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POLL DANCING…

By ATWadmin On November 9th, 2006

The Northern Ireland Office – the propaganda wing of the UK Government here in Northern Ireland – just loves polls. Over the years it has been responsible for an endless series of polls that show..whatever it wishes to be shown. During the run-up to the Belfast Agreement – polls in rags such as the Belfast Telegraph were regularly used to try and influence public opinion.


So guess what – out comes a NEW poll today telling us that …more than half of the people in a BBC survey for Hearts and Minds (natch) support the so-called St Andrew’s Agreement.


And the detail? Well, 46% of DUP members support it, 32% don’t. (Has someone told Bertie Ahern – he’s been boasting around 90% of the DUP rank and file endorse it?) Of the UUP, 51% support – 49% don’t.


So, Unionism is massively fractured over the plan to put into place the Belfast Agreement Part Two. Good.


With around a third of it’s own members opposing the plan, and that’s according to the strictly pro-Agreement BBC,  I wonder will Peter Robinson and his henchmen continue to push for its implementation? 


When is the right time to sit in power with terrorists?


I would say NEVER – I wonder will the DUP say March 2007.

35 Responses to “POLL DANCING…”

  1. ‘Has someone told Bertie Ahern – he’s been boasting around 90%’

    I thought that the DUP were his source on this one.

    Polls…Smolls.. there all rubbish really.

  2. Bertie said that he believed it was around 90%, and a DUP "source" claimed 80%. All nonsense – all propaganda, but reported as fact by a biased media.

  3. Aye… media does play a role, always has and always will. The only poll that counts is the peoples one anyway

    Media reports seem to hint that they are backing off plans for a referendum on the agreement. A bad decision in my view if this is the case. Its not good enough to say that peoples voting habits will indicate their acceptance or not of the agreement.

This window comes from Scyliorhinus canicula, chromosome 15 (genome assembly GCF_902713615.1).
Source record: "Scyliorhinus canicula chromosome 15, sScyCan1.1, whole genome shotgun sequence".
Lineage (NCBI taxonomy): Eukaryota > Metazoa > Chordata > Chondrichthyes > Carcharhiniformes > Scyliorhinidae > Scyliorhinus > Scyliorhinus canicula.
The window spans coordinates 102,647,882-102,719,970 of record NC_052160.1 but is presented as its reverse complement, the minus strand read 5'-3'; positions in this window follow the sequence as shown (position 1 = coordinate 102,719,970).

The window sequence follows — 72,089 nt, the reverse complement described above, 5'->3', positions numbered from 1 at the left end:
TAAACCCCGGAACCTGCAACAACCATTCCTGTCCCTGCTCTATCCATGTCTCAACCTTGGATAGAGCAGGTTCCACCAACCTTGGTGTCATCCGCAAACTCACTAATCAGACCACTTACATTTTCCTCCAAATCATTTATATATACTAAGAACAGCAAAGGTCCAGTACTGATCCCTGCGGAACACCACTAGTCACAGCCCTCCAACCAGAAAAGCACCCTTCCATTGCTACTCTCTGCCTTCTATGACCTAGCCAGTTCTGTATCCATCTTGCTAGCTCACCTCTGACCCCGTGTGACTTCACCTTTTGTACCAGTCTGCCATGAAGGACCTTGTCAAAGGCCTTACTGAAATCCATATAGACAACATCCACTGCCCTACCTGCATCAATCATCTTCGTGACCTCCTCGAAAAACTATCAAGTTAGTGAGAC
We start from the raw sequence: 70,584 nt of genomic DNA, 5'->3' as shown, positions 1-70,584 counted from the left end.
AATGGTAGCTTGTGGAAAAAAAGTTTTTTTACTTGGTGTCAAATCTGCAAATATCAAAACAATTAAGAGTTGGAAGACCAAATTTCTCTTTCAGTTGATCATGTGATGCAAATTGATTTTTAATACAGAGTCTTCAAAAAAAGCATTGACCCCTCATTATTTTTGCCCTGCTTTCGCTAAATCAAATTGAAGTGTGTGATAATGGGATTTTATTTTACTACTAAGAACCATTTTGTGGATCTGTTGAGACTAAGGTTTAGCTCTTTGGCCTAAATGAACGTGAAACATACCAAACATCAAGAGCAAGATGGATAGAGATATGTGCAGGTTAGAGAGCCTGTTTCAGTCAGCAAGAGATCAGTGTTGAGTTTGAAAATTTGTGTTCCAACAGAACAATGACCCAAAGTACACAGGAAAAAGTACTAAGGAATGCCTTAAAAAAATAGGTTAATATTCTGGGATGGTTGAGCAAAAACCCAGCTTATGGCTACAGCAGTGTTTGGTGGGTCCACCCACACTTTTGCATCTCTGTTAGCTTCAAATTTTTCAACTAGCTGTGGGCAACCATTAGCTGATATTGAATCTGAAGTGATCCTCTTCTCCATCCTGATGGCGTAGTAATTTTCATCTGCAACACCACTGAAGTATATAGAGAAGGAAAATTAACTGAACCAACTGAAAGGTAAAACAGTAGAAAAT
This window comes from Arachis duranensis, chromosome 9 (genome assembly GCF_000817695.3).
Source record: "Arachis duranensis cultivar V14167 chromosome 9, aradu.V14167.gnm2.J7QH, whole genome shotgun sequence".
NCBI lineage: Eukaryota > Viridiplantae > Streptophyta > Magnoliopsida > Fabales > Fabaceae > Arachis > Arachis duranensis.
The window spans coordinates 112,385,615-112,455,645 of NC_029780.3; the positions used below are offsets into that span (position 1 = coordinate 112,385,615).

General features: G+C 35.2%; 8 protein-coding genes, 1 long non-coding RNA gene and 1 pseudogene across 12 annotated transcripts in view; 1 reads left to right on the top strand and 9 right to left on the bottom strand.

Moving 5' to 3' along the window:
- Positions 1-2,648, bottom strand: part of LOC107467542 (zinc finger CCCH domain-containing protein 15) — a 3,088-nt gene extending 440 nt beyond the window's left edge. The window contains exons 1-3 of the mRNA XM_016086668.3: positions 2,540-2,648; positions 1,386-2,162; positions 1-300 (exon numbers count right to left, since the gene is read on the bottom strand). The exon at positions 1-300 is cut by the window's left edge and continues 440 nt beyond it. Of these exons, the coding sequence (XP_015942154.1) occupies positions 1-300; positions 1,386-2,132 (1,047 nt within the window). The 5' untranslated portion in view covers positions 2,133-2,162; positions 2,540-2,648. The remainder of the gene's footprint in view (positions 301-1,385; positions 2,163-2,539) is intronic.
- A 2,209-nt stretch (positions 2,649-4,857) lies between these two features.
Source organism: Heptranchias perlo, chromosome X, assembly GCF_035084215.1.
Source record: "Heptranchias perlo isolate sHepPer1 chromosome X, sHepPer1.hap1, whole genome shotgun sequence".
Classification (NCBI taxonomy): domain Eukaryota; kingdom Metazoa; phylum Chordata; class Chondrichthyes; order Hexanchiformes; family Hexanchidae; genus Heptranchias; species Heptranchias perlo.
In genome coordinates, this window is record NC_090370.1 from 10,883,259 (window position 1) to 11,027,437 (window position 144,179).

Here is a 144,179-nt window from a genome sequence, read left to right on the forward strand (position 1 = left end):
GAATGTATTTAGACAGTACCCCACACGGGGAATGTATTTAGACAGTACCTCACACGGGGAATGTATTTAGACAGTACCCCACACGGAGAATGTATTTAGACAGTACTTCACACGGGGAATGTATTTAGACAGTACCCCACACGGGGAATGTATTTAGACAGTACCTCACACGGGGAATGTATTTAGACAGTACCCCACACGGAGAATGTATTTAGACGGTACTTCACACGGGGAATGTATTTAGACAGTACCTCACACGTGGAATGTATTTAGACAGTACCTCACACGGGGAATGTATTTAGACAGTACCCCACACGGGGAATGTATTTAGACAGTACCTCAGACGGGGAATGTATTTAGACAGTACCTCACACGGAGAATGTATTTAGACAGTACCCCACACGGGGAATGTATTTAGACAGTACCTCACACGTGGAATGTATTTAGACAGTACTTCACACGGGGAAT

On a little side track here. But is there any talk of electronic voting being introduced in NI. Any views on it considering the farce its been in the ROI

  4. >> Bertie said that he believed it was around 90%, and a DUP "source" claimed 80%<<

    At a recent meeting in Lurgan, Paisley himself reported how the results of a survey of party members showed 92% support. This was obviously Bertie’s source.

    http://www.belfasttelegraph.co.uk/news/story.jsp?story=713473

    By the way, you didnt factor in that a huge majority of Nationalist opinion would be for this agreement, which would mean an overwhelming majority of the people of NI as a whole support it. (BTW dont believe that mere 51% support among UUP members. They’d gladly go for much less if they were in teh driving seat)

    I hope the irony isn’t lost on you that your idealistic clinging to a principled position despite what the people of NI say or do is exactly the same blanket that kept Republicans comforted for generations.

  5. Cunningham

    I don’t recall David killing and maiming others in the name of that ‘comfort blanket’.

  6. "The Northern Ireland Office – the propaganda wing of the UK Government here in Northern Ireland"

    david, as an advocate of the status quo you just have no other choice but to swallow NIO dictat.

  7. >>I don’t recall David killing and maiming others in the name of that ‘comfort blanket'<<

    Of course not, Andrew. Nevertheless, a persistent refusal to face democratic facts is elitist and dangerous. All of Nationalist Ireland was also kept warm by a similar, ‘tho opposite, idealism for a long time, and you saw the excesses that that led to (one anniversary yesterday). Although I very much understand Unionists’ reluctance to have in government those responsible for much of these excesses, in the end a pragmatic and future-oriented approach to running the place is the only hope for NI. To soften their pain, Unionists should remind themselves that these men and women have a political mandate and that that mandate was generated not least by several decades of Unionist misrule and discrimination.